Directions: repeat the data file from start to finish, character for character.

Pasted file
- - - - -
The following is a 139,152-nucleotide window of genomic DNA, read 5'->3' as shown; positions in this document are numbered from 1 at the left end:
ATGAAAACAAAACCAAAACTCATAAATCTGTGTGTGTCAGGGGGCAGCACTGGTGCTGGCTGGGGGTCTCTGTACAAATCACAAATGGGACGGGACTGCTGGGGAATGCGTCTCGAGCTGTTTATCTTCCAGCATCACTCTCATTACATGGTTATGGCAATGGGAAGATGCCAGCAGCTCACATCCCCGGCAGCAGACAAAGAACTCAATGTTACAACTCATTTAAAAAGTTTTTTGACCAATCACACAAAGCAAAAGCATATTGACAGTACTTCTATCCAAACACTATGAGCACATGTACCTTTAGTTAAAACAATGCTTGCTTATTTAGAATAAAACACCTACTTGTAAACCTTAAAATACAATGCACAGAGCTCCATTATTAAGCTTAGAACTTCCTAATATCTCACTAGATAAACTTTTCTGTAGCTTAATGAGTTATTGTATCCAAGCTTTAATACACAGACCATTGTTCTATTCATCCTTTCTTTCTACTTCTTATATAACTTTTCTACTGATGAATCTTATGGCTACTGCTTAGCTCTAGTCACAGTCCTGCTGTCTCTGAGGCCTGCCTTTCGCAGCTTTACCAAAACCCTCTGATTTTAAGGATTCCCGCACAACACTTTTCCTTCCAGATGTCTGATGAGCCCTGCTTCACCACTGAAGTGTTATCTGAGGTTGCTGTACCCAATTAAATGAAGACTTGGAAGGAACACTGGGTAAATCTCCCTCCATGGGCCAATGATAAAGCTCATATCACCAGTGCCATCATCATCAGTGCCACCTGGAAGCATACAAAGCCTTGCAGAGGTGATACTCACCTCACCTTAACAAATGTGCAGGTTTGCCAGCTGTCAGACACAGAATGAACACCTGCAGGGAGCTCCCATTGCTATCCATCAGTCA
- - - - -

The following is a 139,152-nucleotide window of genomic DNA, read 5'->3' as shown; positions in this document are numbered from 1 at the left end:
ATGAAAACAAAACCAAAACTCATAAATCTGTGTGTGTCAGGGGGCAGCACTGGTGCTGGCTGGGGGTCTCTGTACAAATCACAAATGGGACGGGACTGCTGGGGAATGCGTCTCGAGCTGTTTATCTTCCAGCATCACTCTCATTACATGGTTATGGCAATGGGAAGATGCCAGCAGCTCACATCCCCGGCAGCAGACAAAGAACTCAATGTTACAACTCATTTAAAAAGTTTTTTGACCAATCACACAAAGCAAAAGCATATTGACAGTACTTCTATCCAAACACTATGAGCACATGTACCTTTAGTTAAAACAATGCTTGCTTATTTAGAATAAAACACCTACTTGTAAACCTTAAAATACAATGCACAGAGCTCCATTATTAAGCTTAGAACTTCCTAATATCTCACTAGATAAACTTTTCTGTAGCTTAATGAGTTATTGTATCCAAGCTTTAATACACAGACCATTGTTCTATTCATCCTTTCTTTCTACTTCTTATATAACTTTTCTACTGATGAATCTTATGGCTACTGCTTAGCTCTAGTCACAGTCCTGCTGTCTCTGAGGCCTGCCTTTCGCAGCTTTACCAAAACCCTCTGATTTTAAGGATTCCCGCACAACACTTTTCCTTCCAGATGTCTGATGAGCCCTGCTTCACCACTGAAGTGTTATCTGAGGTTGCTGTACCCAATTAAATGAAGACTTGGAAGGAACACTGGGTAAATCTCCCTCCATGGGCCAATGATAAAGCTCATATCACCAGTGCCATCATCATCAGTGCCACCTGGAAGCATACAAAGCCTTGCAGAGGTGATACTCACCTCACCTTAACAAATGTGCAGGTTTGCCAGCTGTCAGACACAGAATGAACACCTGCAGGGAGCTCCCATTGCTATCCATCAGTCA